, Volume 12, Issue 4, pp 367-380

Carboxylic monoacids in the air of mayombe forest (Congo): Role of the forest as a source or sink

Rent the article at a discount

Rent now

* Final gross prices may vary according to local VAT.

Get Access

Abstract

In the tropical rain forests of the Congo during the dry season, from June to September 1987, carboxylic acid partial pressures (P gas) in the air above the canopy, at ground level, and at the boundary layer, were estimated from water samples such as fog and rainwater. The concentrations of these acids were also measured in the sap of tree leaves. Tree leaves act as a sink or as a source if the acid P gas is greater of lower than the acid concentrations in molecular form in sap. For each of these soluble gases, there is a value of P gas where the exchange is nul. This is called the compensation point. Values of the compensation point for some tree leaves were evaluated according to Henry's law. Henry's law coefficients at ppm levels were redetermined for formic (HCOOH), acetic (CH3COOH), propionic (CH3CH2COOH), and isobutyric (CH3CH(CH3)COOH) acids.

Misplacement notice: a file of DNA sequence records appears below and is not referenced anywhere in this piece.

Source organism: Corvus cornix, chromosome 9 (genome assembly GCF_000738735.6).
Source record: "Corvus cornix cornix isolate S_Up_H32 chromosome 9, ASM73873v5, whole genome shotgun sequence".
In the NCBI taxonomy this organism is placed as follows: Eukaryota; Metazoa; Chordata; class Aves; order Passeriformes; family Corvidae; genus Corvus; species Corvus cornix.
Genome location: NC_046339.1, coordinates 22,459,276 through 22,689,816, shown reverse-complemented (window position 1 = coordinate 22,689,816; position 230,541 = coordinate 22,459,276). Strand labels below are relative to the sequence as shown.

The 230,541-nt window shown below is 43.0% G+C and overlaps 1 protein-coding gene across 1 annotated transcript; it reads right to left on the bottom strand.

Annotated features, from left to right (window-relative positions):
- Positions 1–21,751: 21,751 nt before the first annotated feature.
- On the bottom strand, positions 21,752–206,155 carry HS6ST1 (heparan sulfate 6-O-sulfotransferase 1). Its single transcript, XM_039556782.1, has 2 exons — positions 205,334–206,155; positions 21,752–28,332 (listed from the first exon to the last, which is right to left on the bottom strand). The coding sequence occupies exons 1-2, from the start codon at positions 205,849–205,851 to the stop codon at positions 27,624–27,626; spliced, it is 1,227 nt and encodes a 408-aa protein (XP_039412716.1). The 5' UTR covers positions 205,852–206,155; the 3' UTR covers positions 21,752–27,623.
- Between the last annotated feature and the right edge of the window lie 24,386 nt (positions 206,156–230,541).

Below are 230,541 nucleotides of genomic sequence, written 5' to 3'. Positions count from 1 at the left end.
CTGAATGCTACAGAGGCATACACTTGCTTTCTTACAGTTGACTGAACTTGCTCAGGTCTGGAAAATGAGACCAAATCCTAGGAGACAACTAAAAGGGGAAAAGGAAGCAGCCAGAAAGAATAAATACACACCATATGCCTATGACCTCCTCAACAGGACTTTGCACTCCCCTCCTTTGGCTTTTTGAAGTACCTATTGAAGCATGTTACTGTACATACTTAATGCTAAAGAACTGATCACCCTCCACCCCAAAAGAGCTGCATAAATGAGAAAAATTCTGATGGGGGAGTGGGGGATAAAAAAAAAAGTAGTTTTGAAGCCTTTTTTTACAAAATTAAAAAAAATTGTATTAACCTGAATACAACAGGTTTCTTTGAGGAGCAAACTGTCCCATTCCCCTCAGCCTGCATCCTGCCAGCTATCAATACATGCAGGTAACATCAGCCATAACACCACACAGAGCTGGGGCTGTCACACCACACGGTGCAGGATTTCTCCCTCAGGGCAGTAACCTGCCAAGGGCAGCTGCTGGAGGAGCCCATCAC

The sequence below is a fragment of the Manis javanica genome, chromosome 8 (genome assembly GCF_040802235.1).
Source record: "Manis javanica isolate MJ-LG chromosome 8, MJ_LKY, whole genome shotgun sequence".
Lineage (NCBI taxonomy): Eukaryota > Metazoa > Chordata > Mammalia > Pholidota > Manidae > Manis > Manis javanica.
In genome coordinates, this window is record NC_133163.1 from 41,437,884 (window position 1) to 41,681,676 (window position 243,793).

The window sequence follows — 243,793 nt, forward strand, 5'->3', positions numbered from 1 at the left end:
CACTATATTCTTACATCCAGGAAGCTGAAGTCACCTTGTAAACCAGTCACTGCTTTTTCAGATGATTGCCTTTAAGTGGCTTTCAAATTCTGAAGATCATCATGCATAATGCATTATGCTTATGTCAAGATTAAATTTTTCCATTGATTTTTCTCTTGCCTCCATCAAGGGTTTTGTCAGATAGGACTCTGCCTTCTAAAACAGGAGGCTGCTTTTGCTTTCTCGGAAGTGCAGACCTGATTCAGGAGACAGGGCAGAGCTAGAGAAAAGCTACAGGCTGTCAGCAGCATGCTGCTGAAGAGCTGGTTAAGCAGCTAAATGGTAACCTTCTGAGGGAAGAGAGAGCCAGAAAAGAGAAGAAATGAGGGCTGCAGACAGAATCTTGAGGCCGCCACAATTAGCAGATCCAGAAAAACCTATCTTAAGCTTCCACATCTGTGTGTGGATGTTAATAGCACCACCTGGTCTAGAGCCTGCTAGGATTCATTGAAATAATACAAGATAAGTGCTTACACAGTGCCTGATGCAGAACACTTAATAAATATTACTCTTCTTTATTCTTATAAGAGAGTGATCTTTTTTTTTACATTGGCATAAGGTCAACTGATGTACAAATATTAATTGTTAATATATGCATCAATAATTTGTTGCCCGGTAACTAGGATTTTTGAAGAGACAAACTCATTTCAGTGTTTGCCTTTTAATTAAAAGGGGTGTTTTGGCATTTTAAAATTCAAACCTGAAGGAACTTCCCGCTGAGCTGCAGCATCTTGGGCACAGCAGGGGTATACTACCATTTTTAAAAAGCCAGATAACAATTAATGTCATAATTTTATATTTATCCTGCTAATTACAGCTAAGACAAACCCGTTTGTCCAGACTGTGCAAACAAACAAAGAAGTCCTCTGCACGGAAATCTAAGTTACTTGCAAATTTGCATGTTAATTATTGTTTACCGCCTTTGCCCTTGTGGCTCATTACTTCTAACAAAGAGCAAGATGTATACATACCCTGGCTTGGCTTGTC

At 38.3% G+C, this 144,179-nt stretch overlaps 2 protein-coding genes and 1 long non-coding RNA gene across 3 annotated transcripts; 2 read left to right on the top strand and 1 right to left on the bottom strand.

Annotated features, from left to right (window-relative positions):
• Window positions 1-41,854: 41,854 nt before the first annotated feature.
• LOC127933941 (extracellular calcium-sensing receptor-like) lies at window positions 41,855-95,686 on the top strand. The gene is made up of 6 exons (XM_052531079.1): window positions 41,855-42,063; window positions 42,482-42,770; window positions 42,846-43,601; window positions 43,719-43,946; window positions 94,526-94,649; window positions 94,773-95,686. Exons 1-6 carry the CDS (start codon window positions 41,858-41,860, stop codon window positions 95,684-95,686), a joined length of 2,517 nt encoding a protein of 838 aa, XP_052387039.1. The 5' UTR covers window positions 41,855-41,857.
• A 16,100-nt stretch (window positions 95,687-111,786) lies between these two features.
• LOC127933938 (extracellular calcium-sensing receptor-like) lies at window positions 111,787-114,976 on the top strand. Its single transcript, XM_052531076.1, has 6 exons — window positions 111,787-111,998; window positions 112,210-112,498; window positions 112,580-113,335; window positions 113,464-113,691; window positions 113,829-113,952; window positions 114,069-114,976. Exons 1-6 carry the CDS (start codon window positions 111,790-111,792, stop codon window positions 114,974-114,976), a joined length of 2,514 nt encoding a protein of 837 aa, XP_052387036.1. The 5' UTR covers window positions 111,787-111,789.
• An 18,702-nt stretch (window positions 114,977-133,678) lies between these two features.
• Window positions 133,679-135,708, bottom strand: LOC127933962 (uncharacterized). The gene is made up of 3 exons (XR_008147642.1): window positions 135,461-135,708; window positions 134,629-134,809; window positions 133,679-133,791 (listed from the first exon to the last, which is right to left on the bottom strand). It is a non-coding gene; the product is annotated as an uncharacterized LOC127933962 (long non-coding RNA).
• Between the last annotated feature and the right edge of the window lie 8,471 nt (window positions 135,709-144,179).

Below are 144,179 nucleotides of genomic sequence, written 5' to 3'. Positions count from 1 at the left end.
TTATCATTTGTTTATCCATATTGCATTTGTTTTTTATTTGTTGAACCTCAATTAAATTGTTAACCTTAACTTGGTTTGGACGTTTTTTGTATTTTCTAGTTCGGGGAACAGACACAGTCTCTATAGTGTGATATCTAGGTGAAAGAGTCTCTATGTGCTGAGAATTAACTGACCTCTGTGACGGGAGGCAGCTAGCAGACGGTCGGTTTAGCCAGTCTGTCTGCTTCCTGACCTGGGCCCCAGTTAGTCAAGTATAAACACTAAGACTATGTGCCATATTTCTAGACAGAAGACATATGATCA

By comparison of P gas and compensation points, it is concluded that the forest was a potential source for these acids. The soil-or the litter-acts as a significant source of a carboxylic acid of C3 or C4 atoms in the aliphatic chain. This carboxylic acid, not yet fully characterized, could play an important role in the rain acidity in forested zones of the equatorial areas.

The direct emission of these carboxylic acids by vegetation was the main source in the boundary layer above the forest. The average emissions were 3.1×109, 7.8×109, and 8.4×109 molecules cm-2 s-1 for HCOOH, CH3COOH, and CH3CH2COOH, respectively. The savanna is an exogenous source of HCOOH and CH3CH2COOH during moderately rainy days for 30% of the time. The ozonolysis of isoprene seems to be a small source of HCOOH.